How the international media covered Dolores O’Riordan’s death

‘Capable of expressing a delicate sense of yearning in her 40s as she had been nearly a quarter of a century before’

 Dolores O’Riordan performing live at Dublin’s Castle on April 29th, 2000. File photograph: Ferran Paredes/Reuters

Dolores O’Riordan performing live at Dublin’s Castle on April 29th, 2000. File photograph: Ferran Paredes/Reuters

 

Media outlets around the world were quick to offer reports, obituaries and fond reminiscences on the life of Cranberries singer Dolores O’Riordan following her death at the age of 46.

In an article posted on its website, the BBC noted the Linger singer from a humble Limerick background grew up as the youngest of seven children in her family, and had written songs since the age of 12.

Patched in with a series of glowing tributes from international celebrities is a catalogue of the troubles which afflicted the talented vocalist through the latter years of her life in particular, including well-documented struggles with mental illness.

Writing in the Telegraph, the newspaper’s music critic Neil McCormick remembers O’Riordan as a gifted but flawed individual.

“This sense of a thin emotional skin was her biggest attraction. Alternating between feyness and fierceness, she possessed a quality of extreme sensitivity that feminised The Cranberries’ slick Celtic rock. The band were never a critical darling, but frontwoman and chief songwriter O’Riordan’s emotional pitch and earworm hooks found a resonance with fans of grunge, emo and the edgy drama of American alternative rock.”

In the Guardian, Alexis Petridis recalls how the Cranberries’ seven-time platinum album No Need to Argue followed a surprisingly poor UK performance for the band’s 1993 debut album Everybody Else Is Doing It, So Why Can’t We?

The writer chronicles O’Riordan’s musical exploits right to the end of the life, saying the following about the Cranberries’ last album Something Else released in 2017:

“Whatever else had happened in the intervening years, she was as capable of expressing a delicate sense of yearning in her forties as she had been nearly a quarter of a century before.”

A New York Times report on the singer’s death notes the societal transcendence of some of the band’s biggest hits:

“Ms O’Riordan wrote lyrics and often music for the Cranberries’ 1990s hits, including Linger (which remained on Billboard’s Hot 100 chart for 24 weeks) and Dreams, which proclaimed both vulnerability and steadfastness. She was the sole writer of the noisier, angrier Zombie, a response to an Irish Republican Army terrorist bombing in 1993.”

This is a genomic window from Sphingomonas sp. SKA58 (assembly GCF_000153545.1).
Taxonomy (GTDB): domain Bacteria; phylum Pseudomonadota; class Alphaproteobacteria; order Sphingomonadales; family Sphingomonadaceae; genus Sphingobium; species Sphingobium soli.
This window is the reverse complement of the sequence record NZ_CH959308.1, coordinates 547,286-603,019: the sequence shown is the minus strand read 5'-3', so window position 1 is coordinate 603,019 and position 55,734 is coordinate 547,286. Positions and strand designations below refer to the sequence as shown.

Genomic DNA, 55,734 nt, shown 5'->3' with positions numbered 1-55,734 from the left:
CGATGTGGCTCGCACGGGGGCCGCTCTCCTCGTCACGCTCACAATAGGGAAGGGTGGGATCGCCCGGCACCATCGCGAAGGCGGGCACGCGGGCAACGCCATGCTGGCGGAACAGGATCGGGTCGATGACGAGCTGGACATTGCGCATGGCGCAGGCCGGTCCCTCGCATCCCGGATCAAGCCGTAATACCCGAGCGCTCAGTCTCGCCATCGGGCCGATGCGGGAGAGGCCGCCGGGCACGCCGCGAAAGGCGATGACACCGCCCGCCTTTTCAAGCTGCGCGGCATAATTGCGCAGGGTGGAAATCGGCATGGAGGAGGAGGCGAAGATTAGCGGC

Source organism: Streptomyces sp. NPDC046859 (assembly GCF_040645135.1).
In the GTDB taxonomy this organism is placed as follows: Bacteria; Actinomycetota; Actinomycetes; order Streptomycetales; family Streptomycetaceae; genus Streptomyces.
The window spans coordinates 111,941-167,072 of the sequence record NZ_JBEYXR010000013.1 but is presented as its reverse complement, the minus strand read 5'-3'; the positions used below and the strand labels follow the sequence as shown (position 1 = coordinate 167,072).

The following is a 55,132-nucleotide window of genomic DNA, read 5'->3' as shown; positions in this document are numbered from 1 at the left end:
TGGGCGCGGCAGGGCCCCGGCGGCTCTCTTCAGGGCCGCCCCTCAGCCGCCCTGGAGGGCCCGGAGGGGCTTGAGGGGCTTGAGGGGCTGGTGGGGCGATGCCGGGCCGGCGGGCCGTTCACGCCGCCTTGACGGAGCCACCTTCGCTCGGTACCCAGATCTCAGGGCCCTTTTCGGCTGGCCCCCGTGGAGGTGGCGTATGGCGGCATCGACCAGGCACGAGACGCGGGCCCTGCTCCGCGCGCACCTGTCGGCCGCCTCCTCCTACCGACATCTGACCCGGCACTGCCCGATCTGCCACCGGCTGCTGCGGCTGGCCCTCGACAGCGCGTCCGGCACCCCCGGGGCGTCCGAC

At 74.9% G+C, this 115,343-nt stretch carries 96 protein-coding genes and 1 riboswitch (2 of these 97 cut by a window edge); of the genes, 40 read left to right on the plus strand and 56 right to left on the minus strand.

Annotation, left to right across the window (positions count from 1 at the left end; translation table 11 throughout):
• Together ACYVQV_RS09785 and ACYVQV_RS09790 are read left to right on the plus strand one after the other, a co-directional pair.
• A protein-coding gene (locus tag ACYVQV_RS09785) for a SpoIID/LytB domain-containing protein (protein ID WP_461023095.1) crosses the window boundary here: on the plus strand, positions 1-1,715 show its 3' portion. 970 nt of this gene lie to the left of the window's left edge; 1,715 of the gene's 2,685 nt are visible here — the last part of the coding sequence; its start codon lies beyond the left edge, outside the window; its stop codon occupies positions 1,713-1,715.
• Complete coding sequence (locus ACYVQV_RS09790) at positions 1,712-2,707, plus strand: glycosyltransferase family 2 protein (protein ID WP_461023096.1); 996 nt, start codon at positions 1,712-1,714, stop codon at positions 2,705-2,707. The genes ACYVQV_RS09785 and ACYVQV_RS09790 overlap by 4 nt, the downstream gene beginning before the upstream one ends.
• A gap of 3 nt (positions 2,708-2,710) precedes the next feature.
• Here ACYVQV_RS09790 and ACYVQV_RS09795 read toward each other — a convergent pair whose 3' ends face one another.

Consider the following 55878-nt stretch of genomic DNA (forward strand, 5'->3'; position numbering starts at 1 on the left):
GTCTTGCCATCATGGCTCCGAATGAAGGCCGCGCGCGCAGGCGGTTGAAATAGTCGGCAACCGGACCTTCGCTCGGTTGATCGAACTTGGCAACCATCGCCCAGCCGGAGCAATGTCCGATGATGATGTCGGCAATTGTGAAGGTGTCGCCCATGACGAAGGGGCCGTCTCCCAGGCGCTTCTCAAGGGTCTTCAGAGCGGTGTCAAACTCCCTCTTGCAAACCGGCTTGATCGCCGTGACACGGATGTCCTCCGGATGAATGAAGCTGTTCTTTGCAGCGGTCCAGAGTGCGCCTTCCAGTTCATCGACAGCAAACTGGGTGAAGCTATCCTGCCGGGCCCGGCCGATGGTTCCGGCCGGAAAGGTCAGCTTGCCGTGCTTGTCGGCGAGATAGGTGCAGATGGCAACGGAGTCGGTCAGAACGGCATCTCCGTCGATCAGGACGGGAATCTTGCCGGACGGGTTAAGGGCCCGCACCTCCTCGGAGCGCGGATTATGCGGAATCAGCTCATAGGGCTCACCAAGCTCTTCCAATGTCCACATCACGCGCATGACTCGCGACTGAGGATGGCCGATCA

Describing O’Riordan as an “international sensation” in the headline of an obituary, the Washington Post emphasises the stratospheric success enjoyed by the Cranberries, propelled by the lead vocals of its diminutive frontwoman:

“Over the course of the band’s career, the group released seven studio albums and sold more than 40 million copies worldwide. Ms O’Riordan’s unusual and immediately recognisable voice alternated between delicate and powerful rawness and, with her yodels and Irish accent, came to characterise the band’s sound.”

O’Riordan spent years of her life alternating between Ireland and Canada, where her former husband Don Burton lives. The Globe and Mail recalls her fondness for the country, as expressed by O’Riordan during an interview in 2009:

“What’s amazing is — I actually have problems getting it into my head — Canada is so big, right? And Ireland’s small you know; you drive from coast to coast in three hours. You can really get lost here, and I like that,” she said.

“The seasons are so dramatic here — from the snow in the winter to the beauty of the autumn, the colours of the leaves falling — so I have a piano outside my window and sometimes I start off there with ideas, just using nature as a backdrop.”

Elsewhere, in an article which gives prominence to issues of physical and mental health faced by O’Riordan during a life that was “full of ups and downs”, Australian title The Age quotes the singer on her Limerick upbringing:

“My mum always had a softer spot for boys, as a lot of Irish women do. If you were a girl, you’d have to sing or wear a pretty dress. But boys could just sit there and be brilliant for sitting there and being boys. It makes you that little bit more forward. Pushy. I was singing, always.”